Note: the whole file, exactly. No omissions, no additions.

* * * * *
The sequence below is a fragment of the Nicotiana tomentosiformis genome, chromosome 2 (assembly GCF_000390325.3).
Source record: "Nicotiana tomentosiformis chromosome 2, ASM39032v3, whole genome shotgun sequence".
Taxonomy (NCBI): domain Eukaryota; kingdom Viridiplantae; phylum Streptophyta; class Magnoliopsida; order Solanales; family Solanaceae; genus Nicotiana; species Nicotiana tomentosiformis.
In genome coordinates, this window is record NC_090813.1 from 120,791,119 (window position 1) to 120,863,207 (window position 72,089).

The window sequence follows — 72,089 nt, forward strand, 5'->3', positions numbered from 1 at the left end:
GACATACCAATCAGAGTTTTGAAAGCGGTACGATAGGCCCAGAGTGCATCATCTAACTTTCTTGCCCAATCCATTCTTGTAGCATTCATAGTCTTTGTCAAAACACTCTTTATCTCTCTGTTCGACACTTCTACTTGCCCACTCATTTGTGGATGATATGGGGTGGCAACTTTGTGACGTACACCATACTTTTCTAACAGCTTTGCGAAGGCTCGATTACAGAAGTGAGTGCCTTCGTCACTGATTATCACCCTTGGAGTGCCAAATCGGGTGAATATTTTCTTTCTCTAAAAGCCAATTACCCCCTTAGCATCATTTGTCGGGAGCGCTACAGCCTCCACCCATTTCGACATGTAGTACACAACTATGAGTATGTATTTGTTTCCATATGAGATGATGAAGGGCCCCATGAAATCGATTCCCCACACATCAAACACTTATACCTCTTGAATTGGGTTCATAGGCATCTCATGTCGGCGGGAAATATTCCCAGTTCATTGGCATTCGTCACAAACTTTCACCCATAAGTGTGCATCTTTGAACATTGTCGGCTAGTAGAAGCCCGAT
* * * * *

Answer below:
The sequence below is a fragment of the Nicotiana tomentosiformis genome, chromosome 2 (assembly GCF_000390325.3).
Source record: "Nicotiana tomentosiformis chromosome 2, ASM39032v3, whole genome shotgun sequence".
Taxonomy (NCBI): domain Eukaryota; kingdom Viridiplantae; phylum Streptophyta; class Magnoliopsida; order Solanales; family Solanaceae; genus Nicotiana; species Nicotiana tomentosiformis.
In genome coordinates, this window is record NC_090813.1 from 120,791,119 (window position 1) to 120,863,207 (window position 72,089).

The window sequence follows — 72,089 nt, forward strand, 5'->3', positions numbered from 1 at the left end:
GACATACCAATCAGAGTTTTGAAAGCGGTACGATAGGCCCAGAGTGCATCATCTAACTTTCTTGCCCAATCCATTCTTGTAGCATTCATAGTCTTTGTCAAAACACTCTTTATCTCTCTGTTCGACACTTCTACTTGCCCACTCATTTGTGGATGATATGGGGTGGCAACTTTGTGACGTACACCATACTTTTCTAACAGCTTTGCGAAGGCTCGATTACAGAAGTGAGTGCCTTCGTCACTGATTATCACCCTTGGAGTGCCAAATCGGGTGAATATTTTCTTTCTCTAAAAGCCAATTACCCCCTTAGCATCATTTGTCGGGAGCGCTACAGCCTCCACCCATTTCGACATGTAGTACACAACTATGAGTATGTATTTGTTTCCATATGAGATGATGAAGGGCCCCATGAAATCGATTCCCCACACATCAAACACTTATACCTCTTGAATTGGGTTCATAGGCATCTCATGTCGGCGGGAAATATTCCCAGTTCATTGGCATTCGTCACAAACTTTCACCCATAAGTGTGCATCTTTGAACATTGTCGGCTAGTAGAAGCCCGAT